Those Who Share Win
Peter Ogudoro

Human beings are wired to belong. Scholars like Maslow and Alderfer have through their research provided evidence to support this reality. There are times when we may want to be alone but that’s not our dominant and normal mode. Professionals who understand this use the knowledge to achieve above average results. Marketers and Public Relations practitioners are among them. Social media are thriving because it is in our nature to not only belong but to also show off. People who help you achieve this tend to secure a privileged space in your heart. As they help you meet your social and psychological needs which can enhance your economic well-being, you feel obligated to them and may go the extra mile to help them even when it is not convenient for you.
The evidence we have, however, indicates that group members strategize to get more than they contribute. This reflects man’s natural tendency to defend his intelligence by ensuring that he outsmarts everyone in his group if he can. Watch politicians play their game and you understand this. Man has the tendency to believe that if he gets less than he is contributing, others might take him for a ride and render him an underdog. So we work hard to escape vulnerability. This is, however, the beginning of trouble for a lot of people. Interestingly, it is in letting go that we get what we want. This paradox is difficult for people from very competitive environments to appreciate and respect. The point being made here is that the way forward for most of us is in giving but not as of necessity. We must, however, give what will make a positive difference in the life of the receiver.
Sharing your friends’ posts is a form of giving. Information may be more helpful than money to both the author of the post and your network members who will receive it when you share the post. You would have noticed, however, that more ‘liking’ than ‘sharing’ goes on everywhere you turn on the social media. This is largely because people follow the crowd and most network members do not really know the effects of their clicks. When you share, you are implicitly also liking. But merely liking will not amount to sharing which is what gives posts the greatest mileage possible.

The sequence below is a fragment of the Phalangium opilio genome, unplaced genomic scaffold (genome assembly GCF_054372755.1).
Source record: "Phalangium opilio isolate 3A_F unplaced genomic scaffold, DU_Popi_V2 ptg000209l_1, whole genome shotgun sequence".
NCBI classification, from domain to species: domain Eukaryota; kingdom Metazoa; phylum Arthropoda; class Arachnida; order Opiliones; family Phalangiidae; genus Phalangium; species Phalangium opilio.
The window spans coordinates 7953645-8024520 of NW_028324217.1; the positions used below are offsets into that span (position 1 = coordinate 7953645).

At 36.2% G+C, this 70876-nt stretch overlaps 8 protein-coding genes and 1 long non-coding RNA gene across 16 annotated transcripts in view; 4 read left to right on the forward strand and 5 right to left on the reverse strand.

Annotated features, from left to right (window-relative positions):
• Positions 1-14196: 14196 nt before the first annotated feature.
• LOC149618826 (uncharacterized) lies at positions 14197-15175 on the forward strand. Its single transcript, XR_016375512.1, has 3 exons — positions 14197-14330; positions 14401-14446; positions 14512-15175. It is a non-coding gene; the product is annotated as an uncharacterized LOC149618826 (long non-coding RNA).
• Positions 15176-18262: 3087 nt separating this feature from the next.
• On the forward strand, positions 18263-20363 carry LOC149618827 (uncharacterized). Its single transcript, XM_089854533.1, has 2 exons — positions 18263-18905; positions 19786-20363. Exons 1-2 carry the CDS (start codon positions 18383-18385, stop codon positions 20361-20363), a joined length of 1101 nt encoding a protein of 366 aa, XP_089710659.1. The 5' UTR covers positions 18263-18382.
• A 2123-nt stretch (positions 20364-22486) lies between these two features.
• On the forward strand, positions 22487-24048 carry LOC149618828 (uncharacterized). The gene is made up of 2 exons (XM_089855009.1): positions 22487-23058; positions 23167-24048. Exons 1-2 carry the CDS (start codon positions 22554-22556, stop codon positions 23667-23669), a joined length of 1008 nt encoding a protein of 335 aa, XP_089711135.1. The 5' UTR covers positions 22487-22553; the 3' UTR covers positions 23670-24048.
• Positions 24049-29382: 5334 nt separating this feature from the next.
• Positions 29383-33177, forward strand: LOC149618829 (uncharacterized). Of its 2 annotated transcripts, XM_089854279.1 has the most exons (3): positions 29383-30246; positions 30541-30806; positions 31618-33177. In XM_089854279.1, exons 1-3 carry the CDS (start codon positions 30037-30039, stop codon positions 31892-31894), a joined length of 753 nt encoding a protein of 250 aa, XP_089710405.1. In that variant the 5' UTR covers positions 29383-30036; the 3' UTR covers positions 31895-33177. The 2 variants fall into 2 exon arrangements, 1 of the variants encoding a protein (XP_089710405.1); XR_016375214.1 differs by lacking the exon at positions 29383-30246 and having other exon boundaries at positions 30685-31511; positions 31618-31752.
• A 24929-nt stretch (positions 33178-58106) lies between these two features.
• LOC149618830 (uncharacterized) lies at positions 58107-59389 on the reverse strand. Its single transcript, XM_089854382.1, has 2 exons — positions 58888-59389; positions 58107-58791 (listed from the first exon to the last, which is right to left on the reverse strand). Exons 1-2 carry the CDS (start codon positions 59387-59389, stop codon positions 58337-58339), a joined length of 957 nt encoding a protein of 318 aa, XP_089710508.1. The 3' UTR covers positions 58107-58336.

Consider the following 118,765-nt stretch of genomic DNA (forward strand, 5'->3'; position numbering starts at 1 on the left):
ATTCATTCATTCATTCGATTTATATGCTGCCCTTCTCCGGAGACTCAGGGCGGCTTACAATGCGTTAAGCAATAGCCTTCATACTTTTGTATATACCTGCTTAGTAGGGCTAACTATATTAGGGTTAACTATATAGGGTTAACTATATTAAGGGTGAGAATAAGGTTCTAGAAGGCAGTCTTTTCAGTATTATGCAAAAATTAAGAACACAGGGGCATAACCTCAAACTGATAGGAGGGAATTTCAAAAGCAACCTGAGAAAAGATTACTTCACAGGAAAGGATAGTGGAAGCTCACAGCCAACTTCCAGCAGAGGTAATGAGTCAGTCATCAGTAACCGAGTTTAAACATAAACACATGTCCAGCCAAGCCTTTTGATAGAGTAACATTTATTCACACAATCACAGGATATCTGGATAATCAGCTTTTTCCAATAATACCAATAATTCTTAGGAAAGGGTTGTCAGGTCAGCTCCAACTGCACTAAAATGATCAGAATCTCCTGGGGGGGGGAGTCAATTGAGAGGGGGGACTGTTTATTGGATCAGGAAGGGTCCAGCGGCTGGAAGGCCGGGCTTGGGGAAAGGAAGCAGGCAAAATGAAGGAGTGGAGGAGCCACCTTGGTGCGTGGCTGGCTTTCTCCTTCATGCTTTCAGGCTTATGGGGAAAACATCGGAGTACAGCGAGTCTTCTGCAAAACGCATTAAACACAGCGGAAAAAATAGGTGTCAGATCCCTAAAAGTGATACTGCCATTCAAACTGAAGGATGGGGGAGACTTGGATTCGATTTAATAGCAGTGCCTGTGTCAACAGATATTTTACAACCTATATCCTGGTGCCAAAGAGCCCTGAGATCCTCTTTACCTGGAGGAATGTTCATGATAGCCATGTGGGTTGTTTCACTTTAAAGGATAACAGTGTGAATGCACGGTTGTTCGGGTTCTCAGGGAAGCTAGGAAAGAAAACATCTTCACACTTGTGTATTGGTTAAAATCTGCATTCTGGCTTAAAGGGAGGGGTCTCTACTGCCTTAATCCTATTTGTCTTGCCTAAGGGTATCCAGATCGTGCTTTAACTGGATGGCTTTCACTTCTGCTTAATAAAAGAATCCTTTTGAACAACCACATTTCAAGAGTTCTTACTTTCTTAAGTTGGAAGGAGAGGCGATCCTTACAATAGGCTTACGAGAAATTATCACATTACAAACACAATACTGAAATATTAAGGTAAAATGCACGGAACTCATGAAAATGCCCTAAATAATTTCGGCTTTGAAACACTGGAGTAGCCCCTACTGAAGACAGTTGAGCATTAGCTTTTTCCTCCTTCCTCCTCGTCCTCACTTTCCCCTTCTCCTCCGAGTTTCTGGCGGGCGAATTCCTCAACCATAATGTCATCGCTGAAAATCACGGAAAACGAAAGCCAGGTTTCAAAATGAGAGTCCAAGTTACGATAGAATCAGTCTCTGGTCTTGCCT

Some don’t share out of envy and to prevent the author of the post from gaining mileage or to prevent friends from getting information that makes them feel powerful- knowing what others do not know. I can confirm this from my teaching experience. Some of my students for example, refuse to tell their friends about the programme we run so they can have competitive advantage over them. Life is funny. Friends prefer to be above you and get some psychological satisfaction from watching you suffer and giving you helping hand. Ditto for your family members. Many of your friends wonder why they are not the ones who got lucky even when they publicly congratulate you. Society compounds the problem. Our tendency is to compare people we know and reach conclusions regarding who is smart and who is not, most of the time using material and ephemeral things to reach judgement. So some of your friends may not share good news about you in the effort to protect themselves from unfavourable judgement. Such people hate being vulnerable but may be unrealistically hoping that their inaction will stop positive developments about you from finding the wings to fly around.